As of 2 p.m., more than 50,000 ballots had been scanned, with the remainder in process, according to a county spokesperson.
Meanwhile, 78 ballots were returned without a signature, date or ballot, which means they cannot be counted. According to a county spokesperson, "Elections staff will begin the process of canceling those ballots which will trigger emails to those individuals who applied online for their ballot advising of the cancellation. Anyone receiving that notice may go to the polling place to vote."
1:45 p.m. — What's at stake with the PPS board races
Political action committee Black Women For A Better Education, which formed more than a year ago in opposition to then-Superintendent Anthony Hamlet and his administration’s slow move to remote learning in spring 2020, is backing three candidates up for the Pittsburgh Public Schools board today.
Sarah Schneider reports a third of the board will end up backed by the group if Tracey Reed wins District 5 and Gene Walker wins District 9. (Sala Udin, also being supported by the the group, won his District 3 primary and isn’t being challenged in the general election.)
The PAC said in an emailed statement that the group ran a slate of candidates because they felt unheard.
The group said the candidates it backs "will use data (not personal agendas) to inform their decision making, increase accountability, improve board governance, and push the board to have the tough conversations about issues that have plagued the district for decades.” They would also advocate for a more transparent budgeting process.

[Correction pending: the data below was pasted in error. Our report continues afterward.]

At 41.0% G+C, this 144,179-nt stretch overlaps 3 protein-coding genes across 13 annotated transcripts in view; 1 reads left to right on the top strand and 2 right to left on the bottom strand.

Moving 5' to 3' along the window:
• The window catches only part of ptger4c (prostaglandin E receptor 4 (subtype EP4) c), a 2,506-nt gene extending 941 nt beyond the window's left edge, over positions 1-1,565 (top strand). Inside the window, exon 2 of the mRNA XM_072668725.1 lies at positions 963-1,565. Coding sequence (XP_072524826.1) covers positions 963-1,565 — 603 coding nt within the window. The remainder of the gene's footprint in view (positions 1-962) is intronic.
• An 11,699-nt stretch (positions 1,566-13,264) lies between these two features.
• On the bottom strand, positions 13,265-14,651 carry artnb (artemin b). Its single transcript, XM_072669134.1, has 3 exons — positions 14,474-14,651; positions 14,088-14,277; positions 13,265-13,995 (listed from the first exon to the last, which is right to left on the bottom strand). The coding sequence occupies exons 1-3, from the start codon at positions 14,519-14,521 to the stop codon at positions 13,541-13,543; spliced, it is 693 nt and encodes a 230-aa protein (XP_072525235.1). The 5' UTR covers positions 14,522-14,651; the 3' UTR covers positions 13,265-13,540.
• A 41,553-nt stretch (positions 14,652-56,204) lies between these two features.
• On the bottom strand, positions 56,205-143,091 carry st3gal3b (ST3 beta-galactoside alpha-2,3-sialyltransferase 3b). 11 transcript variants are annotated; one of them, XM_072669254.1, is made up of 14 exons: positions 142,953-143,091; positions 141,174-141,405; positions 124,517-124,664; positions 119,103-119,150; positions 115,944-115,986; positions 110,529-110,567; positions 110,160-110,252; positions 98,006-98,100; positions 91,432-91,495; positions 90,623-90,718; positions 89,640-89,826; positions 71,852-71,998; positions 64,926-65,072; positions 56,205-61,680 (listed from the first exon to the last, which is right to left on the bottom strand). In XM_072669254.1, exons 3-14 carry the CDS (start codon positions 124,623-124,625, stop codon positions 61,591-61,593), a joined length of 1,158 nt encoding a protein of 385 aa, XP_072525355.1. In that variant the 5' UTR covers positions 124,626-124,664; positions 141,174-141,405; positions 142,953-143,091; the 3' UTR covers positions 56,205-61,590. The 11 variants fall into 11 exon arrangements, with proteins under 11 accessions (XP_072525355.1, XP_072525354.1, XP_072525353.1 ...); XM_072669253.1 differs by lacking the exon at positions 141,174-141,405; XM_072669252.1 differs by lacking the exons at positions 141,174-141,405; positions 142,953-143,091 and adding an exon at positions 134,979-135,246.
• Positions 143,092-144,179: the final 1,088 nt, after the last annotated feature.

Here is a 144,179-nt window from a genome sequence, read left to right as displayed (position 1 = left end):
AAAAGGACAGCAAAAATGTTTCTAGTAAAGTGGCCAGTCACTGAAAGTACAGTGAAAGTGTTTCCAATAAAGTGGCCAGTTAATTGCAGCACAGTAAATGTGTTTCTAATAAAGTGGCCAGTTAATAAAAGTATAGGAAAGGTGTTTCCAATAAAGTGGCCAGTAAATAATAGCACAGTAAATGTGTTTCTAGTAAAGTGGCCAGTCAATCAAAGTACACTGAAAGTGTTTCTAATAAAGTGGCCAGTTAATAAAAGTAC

12:00 p.m. — Dropping off your mail-in ballot downtown is easy
As WESA's Katie Blackley reports:
Parked briefly downtown to drop off my mail-in ballot. Super fast, friendly poll workers and parking attendants. I saw two other folks dropping theirs off while I was there. Follow @905wesa’s live election coverage: https://t.co/B7E12ztnFt pic.twitter.com/uA9EYtWeB2— Katie Blackley (@kate_blackley) November 2, 2021
Reminder, the drop-off is in the lobby at 542 Forbes Ave.
11:40 a.m. — Ballot scanning has begun
Election workers have finished extracting ballots from declaration envelopes and have started scanning the more than 90,000 ballots they received as of yesterday. An additional 3,084 ballots arrived in the mail today, and workers are just beginning to open those.
The county's elections court has only issued a single order so far today. According to county spokesperson Amie Downs, "A representative of a building’s owner was not letting voters in unless they had masks. After numerous conversations with that facility’s leadership, the Court issued an order that no one may interfere with the voters’ access to that polling place."
10:55 a.m. — Major cases could come before judges on Pennsylvania ballots
Pennsylvania voters are set to fill four open seats on statewide courts with candidates who could eventually help settle major cases.
The AP's Marc Levy has an overview of those important cases, which include issues such as abortion, education funding, mail-in voting, redistricting, mask mandates, and voting machines.
10:30 a.m. — Anthony Coghill faces Green Party challenger in district 4 council race
Residents in Pittsburgh's City Council District 4 often complain of being taken for granted. But the South Hills district is the only one with a competitive council race this fall.
Ariel Worthy reports that one-term incumbent Anthony Coghill faces a challenge from the Green Party's Connor Mulvaney.
9:25 a.m. — What happens if Joe Wise, who died just a few days ago, wins the election?